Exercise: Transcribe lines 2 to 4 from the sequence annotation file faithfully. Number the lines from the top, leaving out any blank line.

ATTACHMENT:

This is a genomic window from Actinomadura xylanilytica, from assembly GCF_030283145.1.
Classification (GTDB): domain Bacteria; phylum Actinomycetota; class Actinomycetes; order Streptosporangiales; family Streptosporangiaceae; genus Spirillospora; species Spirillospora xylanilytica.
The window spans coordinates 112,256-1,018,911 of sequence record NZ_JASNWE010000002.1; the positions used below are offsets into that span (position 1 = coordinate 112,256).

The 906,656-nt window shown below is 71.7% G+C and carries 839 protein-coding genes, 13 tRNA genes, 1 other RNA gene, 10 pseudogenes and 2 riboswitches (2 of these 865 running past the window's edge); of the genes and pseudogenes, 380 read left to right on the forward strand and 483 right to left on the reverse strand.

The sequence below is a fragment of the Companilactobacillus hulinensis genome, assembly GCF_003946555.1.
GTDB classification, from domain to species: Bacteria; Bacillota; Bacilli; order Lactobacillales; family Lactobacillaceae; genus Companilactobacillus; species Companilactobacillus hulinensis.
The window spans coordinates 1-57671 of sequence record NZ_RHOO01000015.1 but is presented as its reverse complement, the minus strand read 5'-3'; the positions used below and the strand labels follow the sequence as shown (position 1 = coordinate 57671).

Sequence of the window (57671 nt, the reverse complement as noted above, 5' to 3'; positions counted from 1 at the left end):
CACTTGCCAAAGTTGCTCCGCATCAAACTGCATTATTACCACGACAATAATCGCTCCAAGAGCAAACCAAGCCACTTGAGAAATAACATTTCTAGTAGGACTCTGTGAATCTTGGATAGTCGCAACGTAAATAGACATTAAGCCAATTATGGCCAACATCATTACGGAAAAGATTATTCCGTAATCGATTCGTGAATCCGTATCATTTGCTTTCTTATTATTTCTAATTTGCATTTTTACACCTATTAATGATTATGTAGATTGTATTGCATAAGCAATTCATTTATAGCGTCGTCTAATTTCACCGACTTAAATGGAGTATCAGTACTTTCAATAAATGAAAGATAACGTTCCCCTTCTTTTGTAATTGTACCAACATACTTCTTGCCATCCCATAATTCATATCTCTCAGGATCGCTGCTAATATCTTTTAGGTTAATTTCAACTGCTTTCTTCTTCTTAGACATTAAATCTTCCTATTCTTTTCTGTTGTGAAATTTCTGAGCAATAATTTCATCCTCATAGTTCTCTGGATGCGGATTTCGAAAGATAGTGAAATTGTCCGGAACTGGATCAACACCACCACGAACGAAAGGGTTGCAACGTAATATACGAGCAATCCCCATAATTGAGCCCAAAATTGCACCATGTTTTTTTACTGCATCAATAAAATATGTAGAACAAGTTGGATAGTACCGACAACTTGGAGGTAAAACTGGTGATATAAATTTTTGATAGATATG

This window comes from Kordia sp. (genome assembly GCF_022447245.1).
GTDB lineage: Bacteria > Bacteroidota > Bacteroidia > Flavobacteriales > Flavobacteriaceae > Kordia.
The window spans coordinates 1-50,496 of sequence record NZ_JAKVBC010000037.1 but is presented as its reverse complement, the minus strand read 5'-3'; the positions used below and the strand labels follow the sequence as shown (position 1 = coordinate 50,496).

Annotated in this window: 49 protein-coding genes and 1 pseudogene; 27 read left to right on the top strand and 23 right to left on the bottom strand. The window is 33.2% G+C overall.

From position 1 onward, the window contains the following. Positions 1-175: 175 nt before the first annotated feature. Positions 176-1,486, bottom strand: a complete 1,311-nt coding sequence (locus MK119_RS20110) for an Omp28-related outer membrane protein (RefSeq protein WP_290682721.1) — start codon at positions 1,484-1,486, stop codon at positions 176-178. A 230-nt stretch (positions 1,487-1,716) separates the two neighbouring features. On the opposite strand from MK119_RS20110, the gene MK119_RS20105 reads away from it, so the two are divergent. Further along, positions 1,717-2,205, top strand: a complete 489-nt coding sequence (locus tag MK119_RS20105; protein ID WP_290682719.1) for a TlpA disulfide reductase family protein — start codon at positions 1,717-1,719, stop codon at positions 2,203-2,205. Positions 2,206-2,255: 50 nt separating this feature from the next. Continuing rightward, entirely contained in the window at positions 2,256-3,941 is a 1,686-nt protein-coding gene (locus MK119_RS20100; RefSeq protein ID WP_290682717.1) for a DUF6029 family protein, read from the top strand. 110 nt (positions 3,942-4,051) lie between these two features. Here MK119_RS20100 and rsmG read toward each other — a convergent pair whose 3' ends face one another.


Classification (GTDB): domain Bacteria; phylum Actinomycetota; class Actinomycetes; order Streptosporangiales; family Streptosporangiaceae; genus Spirillospora; species Spirillospora xylanilytica.
The window spans coordinates 112,256-1,018,911 of sequence record NZ_JASNWE010000002.1; the positions used below are offsets into that span (position 1 = coordinate 112,256).

The 906,656-nt window shown below is 71.7% G+C and carries 839 protein-coding genes, 13 tRNA genes, 1 other RNA gene, 10 pseudogenes and 2 riboswitches (2 of these 865 running past the window's edge); of the genes and pseudogenes, 380 read left to right on the forward strand and 483 right to left on the reverse strand.